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Tell Them Willie Boy Is Here (1969)

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pp. 154-157

Backstory. In 2006, the family of William Mike traveled in a caravan through the Morongo Indian Reservation on Field Road, winding their way up the foothills of the San Bernardino Mountains. Near the top of the hill, they passed the Catholic church and turned left into the old tribal cemetery. Th ere they placed headstones...

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Billy Jack (1971)

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pp. 158-163

Three memories from my childhood come to mind as I consider the cultural tour de force that is the Billy Jack franchise. Th e first is my uncle Vern learning karate from a book sometime between the years 1973 and 1975. I remember watching him with great admiration and awe as he practiced his kicks in my grandparents’ backyard, pausing only...

Chapter 10: Love, Indigenous-Style

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pp. 165-181

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Waikiki Wedding (1937)

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pp. 167-171

Ah, Hawai‘i. Land of pineapple, processed sugar, hula, and aloha. Well, for some I suppose, if you’re into that whole touristic exploitation of someone else’s land for your own pleasure, as most Americans tend to be. But for me? Not so much. I never in a million years thought I’d ever have anything in common with Shirley Ross, a 1930s Hollywood...

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The Savage Innocents (1960)

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pp. 172-178

E.S. (establishing shot): Conversation in Chicago’s Wooden Nickel on Wilson Ave., ca. 1961. A couple of guys from the neighborhood are debating going to the movies. They’ll take the El up north and go to the Lakeshore or the 400, or maybe even the Devon or the Adelphi. But first, they’ve got some talkin’ to do...

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Big Eden (2000)

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pp. 179-181

Big Eden (2000) is acclaimed as part of a second generation of gay cinema. Th e film is more romantic comedy than coming-out drama or confronting AIDS and its consequences. While those early gay films are certainly significant, the writer/director, Thomas Bezucha, presents gay relationships as normal parts of the community. His desire...

Chapter 11: Workin’ for the Great White Father

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pp. 183-200

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Distant Drums (1951)

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pp. 185-188

About three quarters of the way through Raoul Walsh’s 1951 Technicolor drama Distant Drums, the U.S. Army’s Captain Quincy Wyatt (Gary Cooper) returns with his brigade in tow to the island he inhabits. In a point-of-view shot, the camera pans the charred remains of his isle’s chickees (Seminole houses). We get a reaction shot of Wyatt, his face registering utter...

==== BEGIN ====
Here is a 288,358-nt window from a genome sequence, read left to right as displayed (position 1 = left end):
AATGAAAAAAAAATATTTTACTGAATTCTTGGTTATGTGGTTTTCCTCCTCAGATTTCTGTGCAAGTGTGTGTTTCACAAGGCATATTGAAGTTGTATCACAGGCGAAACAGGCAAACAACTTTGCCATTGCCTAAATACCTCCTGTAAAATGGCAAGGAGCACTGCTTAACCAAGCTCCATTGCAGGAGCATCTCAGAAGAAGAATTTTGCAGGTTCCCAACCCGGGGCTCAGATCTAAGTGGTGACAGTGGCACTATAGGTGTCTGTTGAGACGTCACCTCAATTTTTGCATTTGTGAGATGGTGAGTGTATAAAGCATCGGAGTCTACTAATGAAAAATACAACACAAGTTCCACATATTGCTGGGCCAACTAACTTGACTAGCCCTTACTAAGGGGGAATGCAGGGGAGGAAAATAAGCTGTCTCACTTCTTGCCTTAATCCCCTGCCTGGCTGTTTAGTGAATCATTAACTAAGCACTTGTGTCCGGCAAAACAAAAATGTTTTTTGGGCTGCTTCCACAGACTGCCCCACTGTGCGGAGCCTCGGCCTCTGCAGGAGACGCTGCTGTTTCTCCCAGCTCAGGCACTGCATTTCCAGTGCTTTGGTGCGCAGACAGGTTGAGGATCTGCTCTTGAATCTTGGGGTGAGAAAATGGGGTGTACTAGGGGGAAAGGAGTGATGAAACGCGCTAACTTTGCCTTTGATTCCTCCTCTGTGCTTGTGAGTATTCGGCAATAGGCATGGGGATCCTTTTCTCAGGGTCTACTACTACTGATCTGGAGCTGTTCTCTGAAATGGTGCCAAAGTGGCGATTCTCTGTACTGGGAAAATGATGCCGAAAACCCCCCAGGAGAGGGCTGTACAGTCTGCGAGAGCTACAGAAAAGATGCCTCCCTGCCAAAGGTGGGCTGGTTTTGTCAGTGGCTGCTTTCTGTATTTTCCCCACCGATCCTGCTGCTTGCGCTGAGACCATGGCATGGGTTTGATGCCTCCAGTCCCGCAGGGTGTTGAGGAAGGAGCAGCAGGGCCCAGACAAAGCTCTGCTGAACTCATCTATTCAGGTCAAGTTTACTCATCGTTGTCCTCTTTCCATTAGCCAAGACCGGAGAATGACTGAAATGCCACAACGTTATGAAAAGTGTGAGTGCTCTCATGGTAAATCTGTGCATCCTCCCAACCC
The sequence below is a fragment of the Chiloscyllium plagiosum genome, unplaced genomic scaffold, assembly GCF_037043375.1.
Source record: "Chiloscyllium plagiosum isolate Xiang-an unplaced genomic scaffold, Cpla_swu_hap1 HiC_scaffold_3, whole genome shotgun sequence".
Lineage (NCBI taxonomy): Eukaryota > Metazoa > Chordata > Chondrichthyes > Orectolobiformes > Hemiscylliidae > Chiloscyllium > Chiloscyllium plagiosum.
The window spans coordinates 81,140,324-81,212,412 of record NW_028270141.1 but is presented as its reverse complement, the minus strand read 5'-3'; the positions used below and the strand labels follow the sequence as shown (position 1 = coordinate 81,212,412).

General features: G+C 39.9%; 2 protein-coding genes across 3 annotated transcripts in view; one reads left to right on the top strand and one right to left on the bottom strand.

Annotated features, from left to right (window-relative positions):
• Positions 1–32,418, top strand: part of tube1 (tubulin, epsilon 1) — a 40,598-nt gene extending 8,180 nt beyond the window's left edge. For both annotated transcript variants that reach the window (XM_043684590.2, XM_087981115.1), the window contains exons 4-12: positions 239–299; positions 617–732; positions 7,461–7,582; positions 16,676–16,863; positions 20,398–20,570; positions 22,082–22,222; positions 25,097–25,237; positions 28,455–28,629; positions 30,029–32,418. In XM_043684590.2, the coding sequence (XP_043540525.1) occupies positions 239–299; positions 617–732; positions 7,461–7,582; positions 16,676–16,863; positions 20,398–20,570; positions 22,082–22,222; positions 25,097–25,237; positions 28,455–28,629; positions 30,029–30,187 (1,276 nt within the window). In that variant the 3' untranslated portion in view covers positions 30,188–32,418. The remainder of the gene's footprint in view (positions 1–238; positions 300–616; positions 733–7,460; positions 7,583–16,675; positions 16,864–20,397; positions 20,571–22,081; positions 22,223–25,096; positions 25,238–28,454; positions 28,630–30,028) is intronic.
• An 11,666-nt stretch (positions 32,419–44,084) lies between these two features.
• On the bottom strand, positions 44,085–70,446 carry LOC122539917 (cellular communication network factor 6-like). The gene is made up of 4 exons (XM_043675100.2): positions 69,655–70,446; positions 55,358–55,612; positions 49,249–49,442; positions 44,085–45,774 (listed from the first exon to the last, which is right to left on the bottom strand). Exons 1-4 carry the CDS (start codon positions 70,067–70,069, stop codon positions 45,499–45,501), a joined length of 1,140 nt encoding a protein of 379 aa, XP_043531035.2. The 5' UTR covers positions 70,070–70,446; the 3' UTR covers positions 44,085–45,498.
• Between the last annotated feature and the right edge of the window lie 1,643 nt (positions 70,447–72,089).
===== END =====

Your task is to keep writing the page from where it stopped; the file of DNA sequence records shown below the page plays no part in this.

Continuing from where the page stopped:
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The Far Horizons (1955)

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pp. 189-192

The historical errors in The Far Horizons (1955), Hollywood’s contribution to the 150th anniversary of the Lewis and Clark expedition, come at you so fast, it is hard to keep up with them. The film opens with Meriwether Lewis in satin pants, and ends with the camera on Sekakawea (Donna Reed in pancake makeup) riding away from Thomas Jefferson’s White...

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Thunderheart (1992)

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pp. 193-196

“It’s a five hundred year resistance.” Th at’s how Indian activist Jimmy Looks Twice, played by real life Indian activist and poet John Trudell, puts the events of the 1970s on Pine Ridge Indian Reservation in South Dakota into historical perspective. Th e activists and the Lakota people they support are a threat, he argues, because they “choose to be who...

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Windtalkers (2002)

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pp. 197-200

"UGH!” Unbelievable, Ghastly, Horrific. Th at was my one-word indigenous review aft er first seeing Windtalkers. However, as it’s been several years since I stumbled out of the movie theater spewing that primal utterance into the air, I now find it possible to be more restrained in my analysis...

What the Critics Said . . .

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pp. 201-214

Ratings Sheet

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pp. 215-216

Further Reading

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pp. 217-218

Contributors

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pp. 219-224

Roll Credits

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pp. 225-246


E-ISBN-13: 9781609173685
E-ISBN-10: 1609173686
Print-ISBN-13: 9781611860818
Print-ISBN-10: 1611860814

Page Count: 245
Illustrations: 36
Publication Year: 2013

Edition: 1st
Series Title: American Indian Studies